Gilbert Brian Tucker [1930-2010]

By March 28th, 2011


Gilbert Brian Tucker was born in Ogmore Vale, South Wales, on 23 October 1930 to Thomas Ludwig Tucker and Edith Dodwell Pope. He was educated at Ogmore Grammar School, graduated from the University College of Aberystwyth in 1950 and went on to obtain a PhD from Imperial College, London, in 1954.

Brian Tucker began his professional career as a weather forecaster in the Royal Air Force, and when he applied for a scientific position at the UK Meteorological Office, the three-person Civil Service Board interview panel included the novelist CP Snow. Quizzed on his musical interests, he revealed his passion for the three B’s – Bach, Beethoven and Brahms.

Tucker worked as a research scientist at the UK Meteorological Office from 1956 to 1965, and in May that year – accompanied by his wife, Marian, and young daughters Karen and Kim – he arrived in Melbourne to take up a position as head of the research and development division of the Australian Bureau of Meteorology. He lost little time in setting about recruiting staff to build research capacity to underpin the application of the emerging technologies of satellites, computers and numerical modelling.


In 1946, CSIRO had established a Meteorological Physics Section (later, Division) under Dr Bill Priestley, and in 1967 a joint bureau-CSIRO Commonwealth Meteorology Research Centre was established, with Tucker transferred from the bureau to CSIRO to serve as its Officer-in-Charge. Under his forthright and inspiring leadership from 1969 to 1973, the centre blossomed as an independent research organisation bridging the research and the operational responsibilities of the bureau.

He was appointed Chief of the CSIRO Division of Atmospheric Physics at Aspendale in 1973 (in 1981 it was renamed Atmospheric Research). In this role he built on the legacy of his predecessor, Bill Priestley, in leading world research programs in micrometeorology, cloud radiation, atmospheric chemistry, dynamic climatology, regional meteorology and climate change impact assessment. He recruited and encouraged scientists with specialised skills and knowledge in subjects that were outside mainstream meteorology in Australia at the time. And, he strongly supported the development of the first Australian computer model of global climate for the study of climate change.

He established an external advisory committee to assist in the strategic planning of divisional activities to reflect wider community perspectives on needs, something that is common today but innovative at that time. Throughout his 28 years in senior positions, Brian Tucker reshaped the Australian meteorological research agenda and ensured that it was effectively integrated with the global effort. He was an early and active participant in the design of several of the major global research initiatives, serving on a range of senior steering committees.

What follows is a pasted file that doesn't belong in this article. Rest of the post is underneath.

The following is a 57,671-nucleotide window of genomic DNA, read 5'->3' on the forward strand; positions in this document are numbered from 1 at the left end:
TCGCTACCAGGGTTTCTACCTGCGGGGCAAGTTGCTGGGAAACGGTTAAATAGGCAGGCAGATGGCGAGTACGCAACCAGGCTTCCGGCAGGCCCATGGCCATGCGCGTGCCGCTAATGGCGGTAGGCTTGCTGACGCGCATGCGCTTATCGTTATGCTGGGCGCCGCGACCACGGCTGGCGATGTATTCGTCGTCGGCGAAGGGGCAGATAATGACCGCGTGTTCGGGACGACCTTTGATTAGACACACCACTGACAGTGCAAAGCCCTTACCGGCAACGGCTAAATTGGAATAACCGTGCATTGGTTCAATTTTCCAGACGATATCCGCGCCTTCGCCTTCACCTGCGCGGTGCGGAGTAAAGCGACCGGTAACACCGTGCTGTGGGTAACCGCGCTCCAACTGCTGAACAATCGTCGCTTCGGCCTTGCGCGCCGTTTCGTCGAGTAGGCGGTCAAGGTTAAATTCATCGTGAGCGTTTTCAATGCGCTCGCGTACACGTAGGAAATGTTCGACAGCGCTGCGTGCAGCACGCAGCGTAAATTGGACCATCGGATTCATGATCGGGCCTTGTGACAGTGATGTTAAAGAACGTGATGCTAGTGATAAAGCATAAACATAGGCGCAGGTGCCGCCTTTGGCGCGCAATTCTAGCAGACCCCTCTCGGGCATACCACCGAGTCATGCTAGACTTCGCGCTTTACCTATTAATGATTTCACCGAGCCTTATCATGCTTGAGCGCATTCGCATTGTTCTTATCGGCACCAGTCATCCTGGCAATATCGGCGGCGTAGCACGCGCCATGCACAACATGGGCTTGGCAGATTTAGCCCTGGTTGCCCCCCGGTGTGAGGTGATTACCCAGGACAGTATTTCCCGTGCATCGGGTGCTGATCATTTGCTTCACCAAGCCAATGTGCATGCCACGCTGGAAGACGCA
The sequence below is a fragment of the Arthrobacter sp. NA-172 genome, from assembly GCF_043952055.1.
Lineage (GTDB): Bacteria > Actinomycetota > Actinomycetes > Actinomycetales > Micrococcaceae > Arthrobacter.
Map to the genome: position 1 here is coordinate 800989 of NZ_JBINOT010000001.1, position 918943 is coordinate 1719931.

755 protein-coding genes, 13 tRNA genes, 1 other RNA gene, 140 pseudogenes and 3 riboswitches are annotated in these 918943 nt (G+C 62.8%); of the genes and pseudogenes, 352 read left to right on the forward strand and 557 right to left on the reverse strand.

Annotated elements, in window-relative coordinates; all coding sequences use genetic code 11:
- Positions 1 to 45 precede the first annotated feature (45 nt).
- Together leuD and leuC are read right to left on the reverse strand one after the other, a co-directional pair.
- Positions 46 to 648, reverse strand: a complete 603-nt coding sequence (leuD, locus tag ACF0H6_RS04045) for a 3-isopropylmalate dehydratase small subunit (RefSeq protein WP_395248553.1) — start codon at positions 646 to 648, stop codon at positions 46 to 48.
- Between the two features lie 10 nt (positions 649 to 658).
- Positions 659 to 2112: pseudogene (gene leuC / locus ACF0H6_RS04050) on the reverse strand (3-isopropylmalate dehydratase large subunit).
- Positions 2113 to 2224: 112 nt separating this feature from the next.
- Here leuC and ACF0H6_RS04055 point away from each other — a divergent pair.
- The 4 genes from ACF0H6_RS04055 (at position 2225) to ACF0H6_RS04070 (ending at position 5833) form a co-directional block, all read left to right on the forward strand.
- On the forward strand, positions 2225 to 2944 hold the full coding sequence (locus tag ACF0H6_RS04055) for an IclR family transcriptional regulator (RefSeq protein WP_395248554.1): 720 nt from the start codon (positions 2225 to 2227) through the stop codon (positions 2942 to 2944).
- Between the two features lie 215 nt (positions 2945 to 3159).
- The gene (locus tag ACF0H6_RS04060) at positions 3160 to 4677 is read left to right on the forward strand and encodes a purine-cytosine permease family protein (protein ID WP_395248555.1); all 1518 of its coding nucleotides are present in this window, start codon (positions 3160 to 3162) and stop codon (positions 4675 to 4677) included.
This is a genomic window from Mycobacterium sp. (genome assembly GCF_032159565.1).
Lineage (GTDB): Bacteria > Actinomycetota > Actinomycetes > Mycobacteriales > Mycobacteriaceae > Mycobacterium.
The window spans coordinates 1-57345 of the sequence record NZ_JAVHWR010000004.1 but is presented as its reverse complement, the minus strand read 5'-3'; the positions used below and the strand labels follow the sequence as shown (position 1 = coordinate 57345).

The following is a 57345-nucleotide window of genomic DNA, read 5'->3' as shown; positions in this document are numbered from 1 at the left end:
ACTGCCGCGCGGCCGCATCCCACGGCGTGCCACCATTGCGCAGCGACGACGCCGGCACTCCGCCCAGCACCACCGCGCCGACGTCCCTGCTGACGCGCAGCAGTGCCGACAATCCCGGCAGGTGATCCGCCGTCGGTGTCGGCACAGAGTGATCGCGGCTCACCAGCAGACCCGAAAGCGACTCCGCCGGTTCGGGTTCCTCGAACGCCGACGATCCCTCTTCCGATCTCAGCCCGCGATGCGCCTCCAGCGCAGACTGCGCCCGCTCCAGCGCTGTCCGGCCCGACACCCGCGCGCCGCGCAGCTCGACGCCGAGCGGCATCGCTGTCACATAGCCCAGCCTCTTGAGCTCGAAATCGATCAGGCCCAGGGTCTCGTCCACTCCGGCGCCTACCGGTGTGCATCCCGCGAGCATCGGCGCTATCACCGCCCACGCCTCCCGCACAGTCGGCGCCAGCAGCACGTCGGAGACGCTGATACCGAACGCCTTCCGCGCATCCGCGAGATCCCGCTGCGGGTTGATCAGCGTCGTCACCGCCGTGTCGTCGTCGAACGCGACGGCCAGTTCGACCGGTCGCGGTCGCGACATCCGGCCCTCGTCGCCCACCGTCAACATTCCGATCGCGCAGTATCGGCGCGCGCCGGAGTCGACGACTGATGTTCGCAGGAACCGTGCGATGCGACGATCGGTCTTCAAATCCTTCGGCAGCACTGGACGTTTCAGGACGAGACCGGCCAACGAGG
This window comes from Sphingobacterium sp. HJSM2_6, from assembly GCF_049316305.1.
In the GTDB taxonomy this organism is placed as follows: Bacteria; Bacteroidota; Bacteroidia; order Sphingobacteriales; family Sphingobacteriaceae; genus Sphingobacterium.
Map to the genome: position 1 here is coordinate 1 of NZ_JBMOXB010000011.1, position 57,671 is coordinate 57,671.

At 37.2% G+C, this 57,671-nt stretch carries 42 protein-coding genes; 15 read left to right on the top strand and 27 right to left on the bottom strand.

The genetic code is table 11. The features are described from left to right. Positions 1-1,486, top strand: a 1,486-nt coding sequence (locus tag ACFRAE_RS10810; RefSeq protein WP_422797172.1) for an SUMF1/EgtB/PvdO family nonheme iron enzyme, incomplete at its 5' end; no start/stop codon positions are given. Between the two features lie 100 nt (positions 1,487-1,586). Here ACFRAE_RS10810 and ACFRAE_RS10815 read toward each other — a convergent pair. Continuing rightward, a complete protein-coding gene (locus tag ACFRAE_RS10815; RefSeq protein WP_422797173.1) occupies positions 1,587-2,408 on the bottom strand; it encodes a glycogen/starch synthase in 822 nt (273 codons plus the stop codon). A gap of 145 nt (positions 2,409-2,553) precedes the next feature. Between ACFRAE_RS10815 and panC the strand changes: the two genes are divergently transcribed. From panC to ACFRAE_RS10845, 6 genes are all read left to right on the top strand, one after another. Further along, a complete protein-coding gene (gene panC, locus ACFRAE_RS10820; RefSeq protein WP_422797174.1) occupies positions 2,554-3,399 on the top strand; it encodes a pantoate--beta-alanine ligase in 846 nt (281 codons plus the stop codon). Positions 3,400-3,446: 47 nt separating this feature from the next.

He led the CSIRO’s scientific support for the developing national response to the threat of human-induced climate change, and remained forceful in his view that the science must be rigorous and the uncertainties should not be underestimated. In 1981, long before ‘greenhouse’ and ‘climate change’ had become household terms, he wrote the Australian Academy of Science’s influential monograph The CO2-Climate Connection: A Global Problem from an Australian Perspective.

Brian Tucker was a strong but hands-off leader and a much-admired mentor of younger staff. He inspired loyalty among professional colleagues but was not averse to vigorous debate on matters of science, policy or administration.

For a number of years after he retired from CSIRO in 1992, he served as a Senior Fellow at the Institute of Public Affairs in Melbourne.

His interests away from work ranged widely. He loved rugby, bushwalking and opera. Later, he took up flying, including aerobatics, and on occasions flew himself between cities to attend CSIRO senior management meetings. He and his wife Marian experienced the Australian landscape as few others have, flying together over much of the continent, often at low altitude.

He died at Mornington on 25 November 2010 aged 80 years.

Honours and awards


1989 Fellowship, Australian Academy of Technological Sciences and Engineering


1961 Inaugural LF Richardson Prize, Royal Metereological Society


1981 – 83 Member, Joint Scientific Committee, World Climate Research Program
1976 – 78 Vice Chairman, Joint Organising Committee, Global Atmospheric Research Programme
1973 – 83 President, International Association of Meteorology and Atmospheric Physics
1971 – 81 Member, Joint Organising Committee, Global Atmospheric Research Programme

Positions held

1993 – 98 Senior Fellow, Australian Institute of Public Affairs, Melbourne
1993 – 95 Chairman, Scientific Advisory Panel, Environment Protection Authority, Vic
1983 – 92 Chief, CSIRO Division of Atmospheric Research, Aspendale, Vic
1973 – 83 Chief, CSIRO Division of Atmospheric Physics, Aspendale, Vic
1969 – 73 Officer-in-Charge, Commonwealth Meteorology Research Centre, Melbourne
1965 – 69 Assistant Director (Research and Development), Bureau of Meteorology, Melbourne
1956 – 65 Scientiffic Officer/Principal Scientific Officer of the UK Meteorological Office
1955 – 56 Royal Air Force


  • Pearman GI, 2011, ‘Gilbert Brian Tucker – Scientist with a well-focused weather eye’, Obituary published in The Age, 25 February 2011.
  • Who’s Who in Australia, 2010.

Further information